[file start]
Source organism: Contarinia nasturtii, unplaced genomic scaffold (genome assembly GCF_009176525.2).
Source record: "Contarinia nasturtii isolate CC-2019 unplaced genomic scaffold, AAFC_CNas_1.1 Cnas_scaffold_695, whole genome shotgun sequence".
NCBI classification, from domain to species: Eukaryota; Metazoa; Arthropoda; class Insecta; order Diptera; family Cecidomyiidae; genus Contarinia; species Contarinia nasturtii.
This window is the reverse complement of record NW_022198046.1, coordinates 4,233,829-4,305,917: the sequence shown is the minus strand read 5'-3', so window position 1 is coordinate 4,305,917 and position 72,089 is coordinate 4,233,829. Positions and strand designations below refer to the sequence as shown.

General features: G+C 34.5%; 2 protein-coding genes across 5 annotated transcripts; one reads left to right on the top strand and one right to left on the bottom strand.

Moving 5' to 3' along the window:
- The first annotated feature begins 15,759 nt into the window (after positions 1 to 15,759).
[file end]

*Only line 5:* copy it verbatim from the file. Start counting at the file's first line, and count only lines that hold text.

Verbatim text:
General features: G+C 34.5%; 2 protein-coding genes across 5 annotated transcripts; one reads left to right on the top strand and one right to left on the bottom strand.